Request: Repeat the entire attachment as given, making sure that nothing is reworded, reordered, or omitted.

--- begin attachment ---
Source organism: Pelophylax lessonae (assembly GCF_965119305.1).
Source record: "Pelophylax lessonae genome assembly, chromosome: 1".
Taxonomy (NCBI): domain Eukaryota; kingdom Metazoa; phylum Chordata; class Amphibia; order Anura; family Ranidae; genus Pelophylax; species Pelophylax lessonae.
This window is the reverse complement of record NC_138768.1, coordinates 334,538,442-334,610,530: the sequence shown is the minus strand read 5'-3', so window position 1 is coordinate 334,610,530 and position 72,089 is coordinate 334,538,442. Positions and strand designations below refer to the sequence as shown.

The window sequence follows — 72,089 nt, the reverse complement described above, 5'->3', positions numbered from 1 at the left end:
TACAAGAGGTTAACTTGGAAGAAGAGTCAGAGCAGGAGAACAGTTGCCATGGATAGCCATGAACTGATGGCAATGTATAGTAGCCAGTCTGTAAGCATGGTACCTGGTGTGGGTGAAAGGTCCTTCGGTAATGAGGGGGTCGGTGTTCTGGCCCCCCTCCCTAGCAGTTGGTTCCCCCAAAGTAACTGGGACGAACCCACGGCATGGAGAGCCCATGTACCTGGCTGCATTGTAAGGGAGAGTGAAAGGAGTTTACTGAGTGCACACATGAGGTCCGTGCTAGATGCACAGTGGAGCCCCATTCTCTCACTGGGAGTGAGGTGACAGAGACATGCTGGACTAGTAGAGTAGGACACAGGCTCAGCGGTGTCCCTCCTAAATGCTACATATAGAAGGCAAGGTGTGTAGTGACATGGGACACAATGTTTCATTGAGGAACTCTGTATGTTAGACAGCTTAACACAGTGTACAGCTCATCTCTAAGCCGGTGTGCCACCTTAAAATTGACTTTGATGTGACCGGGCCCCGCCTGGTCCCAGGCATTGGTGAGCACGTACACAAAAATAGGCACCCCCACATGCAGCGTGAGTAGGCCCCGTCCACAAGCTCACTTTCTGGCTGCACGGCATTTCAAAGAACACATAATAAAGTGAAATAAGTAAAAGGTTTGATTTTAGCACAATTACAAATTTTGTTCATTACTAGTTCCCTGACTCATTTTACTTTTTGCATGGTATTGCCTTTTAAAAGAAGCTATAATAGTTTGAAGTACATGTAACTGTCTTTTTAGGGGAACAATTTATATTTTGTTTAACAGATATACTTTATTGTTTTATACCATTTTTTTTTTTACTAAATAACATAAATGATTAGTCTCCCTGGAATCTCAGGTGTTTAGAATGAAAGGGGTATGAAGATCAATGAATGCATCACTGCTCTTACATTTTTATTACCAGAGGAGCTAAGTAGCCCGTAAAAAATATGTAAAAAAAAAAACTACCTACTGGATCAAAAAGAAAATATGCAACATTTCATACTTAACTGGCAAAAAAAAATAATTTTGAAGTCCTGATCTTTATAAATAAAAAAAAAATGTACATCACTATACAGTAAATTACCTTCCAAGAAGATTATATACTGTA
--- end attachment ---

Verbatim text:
Source organism: Pelophylax lessonae (assembly GCF_965119305.1).
Source record: "Pelophylax lessonae genome assembly, chromosome: 1".
Taxonomy (NCBI): domain Eukaryota; kingdom Metazoa; phylum Chordata; class Amphibia; order Anura; family Ranidae; genus Pelophylax; species Pelophylax lessonae.
This window is the reverse complement of record NC_138768.1, coordinates 334,538,442-334,610,530: the sequence shown is the minus strand read 5'-3', so window position 1 is coordinate 334,610,530 and position 72,089 is coordinate 334,538,442. Positions and strand designations below refer to the sequence as shown.

The window sequence follows — 72,089 nt, the reverse complement described above, 5'->3', positions numbered from 1 at the left end:
TACAAGAGGTTAACTTGGAAGAAGAGTCAGAGCAGGAGAACAGTTGCCATGGATAGCCATGAACTGATGGCAATGTATAGTAGCCAGTCTGTAAGCATGGTACCTGGTGTGGGTGAAAGGTCCTTCGGTAATGAGGGGGTCGGTGTTCTGGCCCCCCTCCCTAGCAGTTGGTTCCCCCAAAGTAACTGGGACGAACCCACGGCATGGAGAGCCCATGTACCTGGCTGCATTGTAAGGGAGAGTGAAAGGAGTTTACTGAGTGCACACATGAGGTCCGTGCTAGATGCACAGTGGAGCCCCATTCTCTCACTGGGAGTGAGGTGACAGAGACATGCTGGACTAGTAGAGTAGGACACAGGCTCAGCGGTGTCCCTCCTAAATGCTACATATAGAAGGCAAGGTGTGTAGTGACATGGGACACAATGTTTCATTGAGGAACTCTGTATGTTAGACAGCTTAACACAGTGTACAGCTCATCTCTAAGCCGGTGTGCCACCTTAAAATTGACTTTGATGTGACCGGGCCCCGCCTGGTCCCAGGCATTGGTGAGCACGTACACAAAAATAGGCACCCCCACATGCAGCGTGAGTAGGCCCCGTCCACAAGCTCACTTTCTGGCTGCACGGCATTTCAAAGAACACATAATAAAGTGAAATAAGTAAAAGGTTTGATTTTAGCACAATTACAAATTTTGTTCATTACTAGTTCCCTGACTCATTTTACTTTTTGCATGGTATTGCCTTTTAAAAGAAGCTATAATAGTTTGAAGTACATGTAACTGTCTTTTTAGGGGAACAATTTATATTTTGTTTAACAGATATACTTTATTGTTTTATACCATTTTTTTTTTTACTAAATAACATAAATGATTAGTCTCCCTGGAATCTCAGGTGTTTAGAATGAAAGGGGTATGAAGATCAATGAATGCATCACTGCTCTTACATTTTTATTACCAGAGGAGCTAAGTAGCCCGTAAAAAATATGTAAAAAAAAAAACTACCTACTGGATCAAAAAGAAAATATGCAACATTTCATACTTAACTGGCAAAAAAAAATAATTTTGAAGTCCTGATCTTTATAAATAAAAAAAAAATGTACATCACTATACAGTAAATTACCTTCCAAGAAGATTATATACTGTA